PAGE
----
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 You are in: Under Secretary for Public Diplomacy and Public Affairs > Bureau of Public Affairs > Bureau of Public Affairs: Strategic Communications and Planning > Key Policy Fact Sheets > 2005

U.S. Priorities at the United Nations 60th General Assembly: Counterterrorism

Bureau of Public Affairs
Washington, DC
September 8, 2005

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The United States works closely in many international arenas to improve partnerships and capacities for fighting terrorism. A key element in the U.S. strategy has been securing meaningful Security Council action. The United States has led efforts in the Council to pass resolutions that provide both a framework and binding legal requirements for international cooperation and action by all Member States to prevent terrorism.

International Convention for the Suppression of Acts of Nuclear Terrorism

In February, 2005, President Bush and President Putin called for the early adoption of the International Convention for the Suppression of Acts of Nuclear Terrorism, which the General Assembly adopted earlier this year. This is the first counterterrorism convention adopted by the General Assembly since the terrorist attacks of September 11, 2001. The Convention strengthens the international legal framework to combat terrorism. The United States urges all nations to sign the Convention.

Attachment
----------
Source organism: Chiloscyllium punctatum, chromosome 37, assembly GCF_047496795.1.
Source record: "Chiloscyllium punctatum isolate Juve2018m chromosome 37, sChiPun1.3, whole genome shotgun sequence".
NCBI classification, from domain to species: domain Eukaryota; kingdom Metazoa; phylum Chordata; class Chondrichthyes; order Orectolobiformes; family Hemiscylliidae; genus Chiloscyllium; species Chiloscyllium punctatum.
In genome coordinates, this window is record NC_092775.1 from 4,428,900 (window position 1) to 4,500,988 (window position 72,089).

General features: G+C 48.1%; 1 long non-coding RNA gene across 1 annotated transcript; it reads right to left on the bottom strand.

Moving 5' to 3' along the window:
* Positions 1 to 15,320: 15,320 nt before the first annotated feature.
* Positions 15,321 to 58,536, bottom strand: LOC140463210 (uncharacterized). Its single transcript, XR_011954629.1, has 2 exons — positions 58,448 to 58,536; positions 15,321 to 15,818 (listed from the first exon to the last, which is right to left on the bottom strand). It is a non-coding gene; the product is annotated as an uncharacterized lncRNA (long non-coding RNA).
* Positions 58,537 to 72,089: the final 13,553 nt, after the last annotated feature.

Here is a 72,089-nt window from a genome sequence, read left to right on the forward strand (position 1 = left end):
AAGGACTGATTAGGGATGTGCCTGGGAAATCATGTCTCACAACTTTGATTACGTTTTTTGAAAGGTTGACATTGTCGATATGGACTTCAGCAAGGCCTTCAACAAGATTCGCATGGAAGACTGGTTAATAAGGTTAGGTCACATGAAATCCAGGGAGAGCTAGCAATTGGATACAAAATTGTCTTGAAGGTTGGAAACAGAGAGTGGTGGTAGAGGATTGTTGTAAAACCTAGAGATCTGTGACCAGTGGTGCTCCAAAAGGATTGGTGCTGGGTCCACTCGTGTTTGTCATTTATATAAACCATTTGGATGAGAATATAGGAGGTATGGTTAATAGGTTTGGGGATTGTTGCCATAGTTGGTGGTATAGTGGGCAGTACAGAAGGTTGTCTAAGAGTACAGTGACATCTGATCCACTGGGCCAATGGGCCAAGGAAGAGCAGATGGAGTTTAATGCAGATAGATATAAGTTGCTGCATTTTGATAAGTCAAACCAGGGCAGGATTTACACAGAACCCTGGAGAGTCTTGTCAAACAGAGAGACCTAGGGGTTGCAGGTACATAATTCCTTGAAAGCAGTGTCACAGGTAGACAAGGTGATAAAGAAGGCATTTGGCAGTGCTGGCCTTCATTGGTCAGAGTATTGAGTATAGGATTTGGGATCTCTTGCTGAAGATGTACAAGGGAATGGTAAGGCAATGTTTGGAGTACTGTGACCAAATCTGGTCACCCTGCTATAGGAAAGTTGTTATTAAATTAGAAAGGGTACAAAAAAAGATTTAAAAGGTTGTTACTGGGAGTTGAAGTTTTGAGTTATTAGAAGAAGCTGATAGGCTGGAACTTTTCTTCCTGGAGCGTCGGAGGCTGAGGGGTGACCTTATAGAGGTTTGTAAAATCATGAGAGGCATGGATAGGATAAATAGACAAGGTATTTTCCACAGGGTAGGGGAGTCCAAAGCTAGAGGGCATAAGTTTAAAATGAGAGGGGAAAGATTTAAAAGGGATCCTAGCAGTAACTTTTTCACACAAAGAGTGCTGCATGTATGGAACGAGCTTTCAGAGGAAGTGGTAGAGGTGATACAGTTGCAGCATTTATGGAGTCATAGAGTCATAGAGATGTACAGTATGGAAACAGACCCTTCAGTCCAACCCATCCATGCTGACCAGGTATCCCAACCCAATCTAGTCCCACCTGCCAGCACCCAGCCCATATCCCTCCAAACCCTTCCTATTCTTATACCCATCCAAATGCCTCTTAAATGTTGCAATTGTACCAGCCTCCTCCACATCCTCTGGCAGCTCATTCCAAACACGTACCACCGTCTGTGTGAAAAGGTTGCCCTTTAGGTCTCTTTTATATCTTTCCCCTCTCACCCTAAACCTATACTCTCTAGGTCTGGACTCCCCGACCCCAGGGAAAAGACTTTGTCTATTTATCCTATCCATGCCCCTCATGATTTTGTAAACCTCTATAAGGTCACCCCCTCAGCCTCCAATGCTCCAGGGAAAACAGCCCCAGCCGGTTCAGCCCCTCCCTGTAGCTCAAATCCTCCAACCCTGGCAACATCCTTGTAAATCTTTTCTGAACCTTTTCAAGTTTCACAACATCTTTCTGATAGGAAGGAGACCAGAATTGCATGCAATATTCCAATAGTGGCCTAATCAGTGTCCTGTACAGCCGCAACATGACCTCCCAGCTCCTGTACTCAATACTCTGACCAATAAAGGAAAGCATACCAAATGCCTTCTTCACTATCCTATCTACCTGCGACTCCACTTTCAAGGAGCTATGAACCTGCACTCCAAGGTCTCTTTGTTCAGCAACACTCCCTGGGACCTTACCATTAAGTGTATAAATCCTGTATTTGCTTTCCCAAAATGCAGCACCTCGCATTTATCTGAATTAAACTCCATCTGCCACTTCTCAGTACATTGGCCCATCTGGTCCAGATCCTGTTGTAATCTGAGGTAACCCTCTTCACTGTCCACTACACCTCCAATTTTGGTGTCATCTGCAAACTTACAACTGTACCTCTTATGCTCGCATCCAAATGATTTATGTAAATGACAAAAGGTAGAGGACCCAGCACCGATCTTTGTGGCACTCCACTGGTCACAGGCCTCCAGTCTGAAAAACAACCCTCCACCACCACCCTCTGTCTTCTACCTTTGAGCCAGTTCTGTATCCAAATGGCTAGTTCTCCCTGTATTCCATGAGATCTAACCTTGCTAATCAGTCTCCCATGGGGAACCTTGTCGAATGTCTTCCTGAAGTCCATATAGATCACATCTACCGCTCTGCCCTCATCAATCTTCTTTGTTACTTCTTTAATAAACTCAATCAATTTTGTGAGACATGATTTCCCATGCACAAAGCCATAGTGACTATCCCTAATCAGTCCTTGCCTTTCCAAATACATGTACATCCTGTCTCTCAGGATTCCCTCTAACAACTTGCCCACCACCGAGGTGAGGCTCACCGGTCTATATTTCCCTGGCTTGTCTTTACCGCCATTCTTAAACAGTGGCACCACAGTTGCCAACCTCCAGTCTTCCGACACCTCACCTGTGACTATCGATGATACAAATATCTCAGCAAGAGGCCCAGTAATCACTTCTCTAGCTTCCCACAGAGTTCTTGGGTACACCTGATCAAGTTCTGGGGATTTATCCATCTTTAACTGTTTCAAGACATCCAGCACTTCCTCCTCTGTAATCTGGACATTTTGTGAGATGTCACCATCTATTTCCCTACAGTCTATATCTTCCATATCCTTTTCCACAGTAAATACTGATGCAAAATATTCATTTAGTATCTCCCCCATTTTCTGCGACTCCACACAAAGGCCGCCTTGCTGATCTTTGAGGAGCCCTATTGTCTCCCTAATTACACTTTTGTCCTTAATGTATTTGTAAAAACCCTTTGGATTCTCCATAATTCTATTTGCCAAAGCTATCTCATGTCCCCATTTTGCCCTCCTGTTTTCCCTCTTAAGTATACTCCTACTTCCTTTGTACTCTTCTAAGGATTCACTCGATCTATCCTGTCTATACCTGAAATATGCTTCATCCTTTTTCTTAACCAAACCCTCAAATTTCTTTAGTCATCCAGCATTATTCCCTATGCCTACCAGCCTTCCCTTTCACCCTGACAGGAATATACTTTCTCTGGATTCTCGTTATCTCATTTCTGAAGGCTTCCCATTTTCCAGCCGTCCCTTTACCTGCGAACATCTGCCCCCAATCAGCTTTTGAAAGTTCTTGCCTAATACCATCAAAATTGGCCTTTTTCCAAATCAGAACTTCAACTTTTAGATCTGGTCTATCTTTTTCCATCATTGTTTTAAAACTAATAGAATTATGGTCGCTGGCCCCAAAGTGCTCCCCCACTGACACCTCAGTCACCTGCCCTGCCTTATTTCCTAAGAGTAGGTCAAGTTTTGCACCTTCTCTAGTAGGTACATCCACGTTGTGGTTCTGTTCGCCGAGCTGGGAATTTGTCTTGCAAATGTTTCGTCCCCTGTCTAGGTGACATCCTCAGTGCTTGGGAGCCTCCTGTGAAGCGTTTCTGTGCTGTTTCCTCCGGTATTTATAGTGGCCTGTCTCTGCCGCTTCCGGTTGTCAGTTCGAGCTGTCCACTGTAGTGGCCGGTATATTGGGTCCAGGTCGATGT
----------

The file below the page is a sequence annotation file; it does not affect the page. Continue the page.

Comprehensive Convention against International Terrorism

The United States strongly condemns terrorism in all its forms and manifestations, and urges the General Assembly to adopt a Comprehensive Convention against International Terrorism. A clear, strong Convention on terrorism will bolster common efforts to preserve peace and security. It is time for all UN Member States to unequivocally outlaw acts of international terrorism. For too many years, the General Assembly has been unable to finalize this important treaty. It is time to reach agreement.


Counterterrorism

The United States encourages all nations to become party to the 12 counterterrorism conventions and protocols in force that were negotiated under the auspices of the UN and its affiliated agencies, and urges all parties to fully implement them. The United States has signed and ratified these twelve conventions:

Convention on Offences and Certain Other Acts Committed on Board Aircraft

Convention for the Suppression of Unlawful Seizure of Aircraft

Convention for the Suppression of Unlawful Acts Against the Safety of Civil Aviation

Convention on the Prevention and Punishment of Crimes Against Internationally Protected Persons, Including Diplomatic Agents

International Convention Against the Taking of Hostages

Convention on the Physical Protection of Nuclear Material

Protocol on the Suppression of Unlawful Acts of Violence at Airports Serving International Civil Aviation, supplementary to the Convention for the Suppression of Unlawful Acts Against the Safety of Civil Aviation

Convention for the Suppression of Unlawful Acts Against the Safety of Maritime Navigation

Protocol for the Suppression of Unlawful Acts Against the Safety of Fixed Platforms Located on the Continental Shelf

Convention on the Marking of Plastic Explosives for the Purpose of Detection

International Convention for the Suppression of Terrorist Bombings

International Convention for the Suppression of the Financing of Terrorism


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